Minutes for Connecting Scripture and Daily Life – Catholic Philly

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Greg Erlandson

Here is an answer that should appear on Catholic Jeopardy: “Eight minutes”. The question is: “According to Pope Francis, what should be the ideal length of a homily?

This pope, who hasn’t been afraid to speak out on controversial issues, recently broached a topic that every practicing Catholic has probably pondered, usually while listening to a sermon.

Addressing a group of Sicilian clergy on June 9, Pope Francis said a homily should last less than eight minutes and leave people with “a thought, a feeling and an image” that will stay with them “forever.” the week”. “He asked the priests to consider whether they were ‘preaching in such a way that people go out for a cigarette and come back’ because the homily is about ‘everything and nothing,'” Catholic News Service reported.

This is not the first time that the pope has offered advice on preaching. Last January, he complained that too many homilies “are abstract, and instead of awakening the soul, they lull it to sleep”.

“Preaching carries this risk,” Pope Francis said during an Angelus address. “Without the anointing of the Spirit, it impoverishes the word of God and descends to moralism and abstract concepts; he presents the Gospel with detachment, as if it were out of time, far from reality.

From the mouth of the pope to the ear of every preacher. Wherever two or three Catholics are gathered together, at some point there is sure to be grumbling about preaching. This is the most common complaint I hear, even from the most generous and tolerant Catholics.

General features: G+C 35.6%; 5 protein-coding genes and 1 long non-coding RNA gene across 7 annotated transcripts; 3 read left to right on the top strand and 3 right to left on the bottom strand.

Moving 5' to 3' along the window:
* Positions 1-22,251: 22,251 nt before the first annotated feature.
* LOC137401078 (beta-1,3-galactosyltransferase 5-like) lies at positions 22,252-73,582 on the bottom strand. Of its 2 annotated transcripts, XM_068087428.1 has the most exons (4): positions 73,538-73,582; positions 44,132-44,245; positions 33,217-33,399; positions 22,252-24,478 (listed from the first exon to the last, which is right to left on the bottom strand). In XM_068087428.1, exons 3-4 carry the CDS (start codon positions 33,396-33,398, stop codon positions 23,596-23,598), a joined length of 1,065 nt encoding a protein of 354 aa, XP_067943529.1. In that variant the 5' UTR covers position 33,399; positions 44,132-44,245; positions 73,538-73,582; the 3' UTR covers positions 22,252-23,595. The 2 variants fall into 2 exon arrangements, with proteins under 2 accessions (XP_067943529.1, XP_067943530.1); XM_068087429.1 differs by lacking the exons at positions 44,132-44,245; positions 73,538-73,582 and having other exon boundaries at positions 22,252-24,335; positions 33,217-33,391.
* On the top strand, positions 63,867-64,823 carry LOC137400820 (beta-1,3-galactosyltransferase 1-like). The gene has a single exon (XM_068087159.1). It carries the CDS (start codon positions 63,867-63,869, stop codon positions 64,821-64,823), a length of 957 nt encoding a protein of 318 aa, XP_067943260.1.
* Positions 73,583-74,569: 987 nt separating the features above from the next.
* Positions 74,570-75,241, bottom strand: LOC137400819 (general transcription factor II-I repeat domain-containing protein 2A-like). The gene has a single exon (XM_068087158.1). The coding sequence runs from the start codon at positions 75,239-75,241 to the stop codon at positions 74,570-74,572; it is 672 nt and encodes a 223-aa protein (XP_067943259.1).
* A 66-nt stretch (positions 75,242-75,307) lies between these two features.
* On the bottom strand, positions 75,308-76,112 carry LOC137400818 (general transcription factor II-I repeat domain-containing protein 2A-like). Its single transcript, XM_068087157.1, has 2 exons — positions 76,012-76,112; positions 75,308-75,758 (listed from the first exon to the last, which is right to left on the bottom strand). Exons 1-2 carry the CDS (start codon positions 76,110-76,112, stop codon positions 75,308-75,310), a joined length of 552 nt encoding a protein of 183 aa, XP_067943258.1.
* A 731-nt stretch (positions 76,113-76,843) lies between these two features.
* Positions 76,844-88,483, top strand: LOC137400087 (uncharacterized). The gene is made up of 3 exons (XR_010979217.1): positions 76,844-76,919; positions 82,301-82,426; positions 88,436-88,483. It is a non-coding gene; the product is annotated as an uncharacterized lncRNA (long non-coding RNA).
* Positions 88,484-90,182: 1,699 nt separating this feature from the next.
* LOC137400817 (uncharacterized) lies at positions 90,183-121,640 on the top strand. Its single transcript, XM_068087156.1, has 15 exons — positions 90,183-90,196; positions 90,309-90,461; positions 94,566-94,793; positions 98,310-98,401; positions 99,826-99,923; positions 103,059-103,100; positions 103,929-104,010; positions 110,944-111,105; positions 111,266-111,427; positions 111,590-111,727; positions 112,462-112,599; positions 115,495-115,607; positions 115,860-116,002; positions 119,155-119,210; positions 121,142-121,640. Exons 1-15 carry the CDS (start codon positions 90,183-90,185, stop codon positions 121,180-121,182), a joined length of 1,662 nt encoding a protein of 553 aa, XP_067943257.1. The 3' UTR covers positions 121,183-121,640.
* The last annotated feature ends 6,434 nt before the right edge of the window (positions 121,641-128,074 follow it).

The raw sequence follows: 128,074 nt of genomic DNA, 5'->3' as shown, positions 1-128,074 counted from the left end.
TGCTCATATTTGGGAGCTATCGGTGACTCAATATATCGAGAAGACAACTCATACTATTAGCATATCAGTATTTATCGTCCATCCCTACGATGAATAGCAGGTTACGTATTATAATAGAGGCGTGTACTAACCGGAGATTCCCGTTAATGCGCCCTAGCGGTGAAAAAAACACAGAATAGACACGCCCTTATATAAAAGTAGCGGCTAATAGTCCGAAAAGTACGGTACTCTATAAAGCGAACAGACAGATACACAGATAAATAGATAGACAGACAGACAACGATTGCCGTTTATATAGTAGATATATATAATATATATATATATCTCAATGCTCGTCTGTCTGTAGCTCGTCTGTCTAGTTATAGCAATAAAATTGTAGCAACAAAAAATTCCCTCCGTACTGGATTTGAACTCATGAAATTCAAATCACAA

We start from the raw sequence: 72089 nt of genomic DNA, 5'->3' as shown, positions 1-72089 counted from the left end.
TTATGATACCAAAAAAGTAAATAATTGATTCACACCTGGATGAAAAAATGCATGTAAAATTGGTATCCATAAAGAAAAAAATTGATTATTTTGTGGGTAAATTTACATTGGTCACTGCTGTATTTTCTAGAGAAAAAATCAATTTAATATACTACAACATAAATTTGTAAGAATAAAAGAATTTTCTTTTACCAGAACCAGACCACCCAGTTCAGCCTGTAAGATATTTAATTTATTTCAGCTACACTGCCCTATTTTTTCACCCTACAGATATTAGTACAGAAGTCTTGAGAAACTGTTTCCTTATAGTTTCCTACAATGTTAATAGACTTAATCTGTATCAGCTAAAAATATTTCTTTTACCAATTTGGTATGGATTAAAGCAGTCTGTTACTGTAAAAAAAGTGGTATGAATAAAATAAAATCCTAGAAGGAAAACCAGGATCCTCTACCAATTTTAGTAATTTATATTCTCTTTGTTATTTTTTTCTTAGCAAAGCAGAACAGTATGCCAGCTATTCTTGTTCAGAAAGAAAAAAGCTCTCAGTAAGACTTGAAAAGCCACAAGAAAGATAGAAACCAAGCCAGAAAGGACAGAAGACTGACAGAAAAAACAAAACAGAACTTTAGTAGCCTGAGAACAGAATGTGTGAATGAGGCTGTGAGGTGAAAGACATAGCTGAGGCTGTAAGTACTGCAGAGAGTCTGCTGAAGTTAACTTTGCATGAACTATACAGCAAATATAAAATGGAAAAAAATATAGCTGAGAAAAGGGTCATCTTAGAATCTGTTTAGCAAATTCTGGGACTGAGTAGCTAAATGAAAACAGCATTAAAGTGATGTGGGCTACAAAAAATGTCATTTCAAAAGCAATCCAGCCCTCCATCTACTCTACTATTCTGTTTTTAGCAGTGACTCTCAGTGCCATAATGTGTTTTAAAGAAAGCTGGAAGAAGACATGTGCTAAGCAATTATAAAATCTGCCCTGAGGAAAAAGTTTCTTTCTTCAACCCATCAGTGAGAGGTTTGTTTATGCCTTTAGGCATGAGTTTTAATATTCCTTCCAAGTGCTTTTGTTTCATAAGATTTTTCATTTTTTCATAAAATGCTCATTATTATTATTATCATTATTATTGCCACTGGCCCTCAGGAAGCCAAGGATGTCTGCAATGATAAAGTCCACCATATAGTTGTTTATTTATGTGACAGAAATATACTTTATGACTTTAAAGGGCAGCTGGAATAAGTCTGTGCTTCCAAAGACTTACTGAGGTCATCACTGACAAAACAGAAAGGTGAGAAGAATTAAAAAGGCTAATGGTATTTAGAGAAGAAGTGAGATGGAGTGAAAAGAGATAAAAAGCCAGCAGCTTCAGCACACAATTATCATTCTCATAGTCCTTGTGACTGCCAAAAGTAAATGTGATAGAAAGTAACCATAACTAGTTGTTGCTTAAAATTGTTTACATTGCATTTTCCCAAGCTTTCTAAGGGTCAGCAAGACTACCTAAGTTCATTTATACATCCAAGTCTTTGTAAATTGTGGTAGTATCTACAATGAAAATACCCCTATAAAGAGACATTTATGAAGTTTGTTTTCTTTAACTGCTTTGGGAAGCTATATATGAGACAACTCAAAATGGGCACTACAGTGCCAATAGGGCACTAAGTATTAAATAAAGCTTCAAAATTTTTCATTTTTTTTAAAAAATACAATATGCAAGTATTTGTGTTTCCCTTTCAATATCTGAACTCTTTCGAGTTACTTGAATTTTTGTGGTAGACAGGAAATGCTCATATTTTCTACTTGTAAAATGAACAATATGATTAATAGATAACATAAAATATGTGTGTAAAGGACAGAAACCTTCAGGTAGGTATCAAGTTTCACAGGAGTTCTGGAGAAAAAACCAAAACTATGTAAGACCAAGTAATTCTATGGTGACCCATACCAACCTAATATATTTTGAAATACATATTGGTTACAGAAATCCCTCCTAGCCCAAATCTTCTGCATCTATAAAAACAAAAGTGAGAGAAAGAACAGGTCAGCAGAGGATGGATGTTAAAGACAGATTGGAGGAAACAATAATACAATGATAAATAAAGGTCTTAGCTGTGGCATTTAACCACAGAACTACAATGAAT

Of course, good sermons can be found on YouTube, and I know many people who regularly listen to Bishop Robert E. Barron’s Sunday homilies to fill the void left in the Mass they attended that morning, but I think we can do better.

I don’t know the cause of so many weak sermons. Aren’t basic rhetorical skills taught effectively in seminars? Do some priests think the homily is the time when dense theology or generic bromides should be downloaded onto their flock? Or are they simply too busy with the drudgery of parish administration to spend time writing a good sermon?

My wife was picking up our child from Methodist Preschool once when she saw the pastor practicing his Sunday sermon, speaking from the pulpit to an empty church a few days before he was to deliver it. His desire to get it right, to hear how it sounded, to practice his delivery, was striking.

Not all priests are born preachers (hence so many canned homilies). But practice can do better. A young priest I knew who was aware of his shortcomings studied books like Father Alfred McBride’s preaching guide, “How to Make Homilies Better, Shorter, Bolder.” He worked diligently on his sermons and greatly improved his ability to hold people’s attention while giving them substance.

It’s difficult to speak to a diverse audience ranging from screaming toddlers and distracted parents to senior citizens who’ve heard it all before. But those 8, 10 or 15 minutes are probably the only times of the week that most Catholics will receive a Catholic exhortation. This is a precious opportunity not to be lost.

Not every catechetical gap can be addressed in a homily, but during these eight minutes Catholics can see the connection between Scripture and their lives. It is an invitation to come closer to the Lord and to his Church.

And I think I speak for all of us when I say thank you to those priests and deacons who take the time to preach well and leave us with food for thought in the week that follows.

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Erlandson, director and editor of Catholic News Service, can be reached at [email protected]

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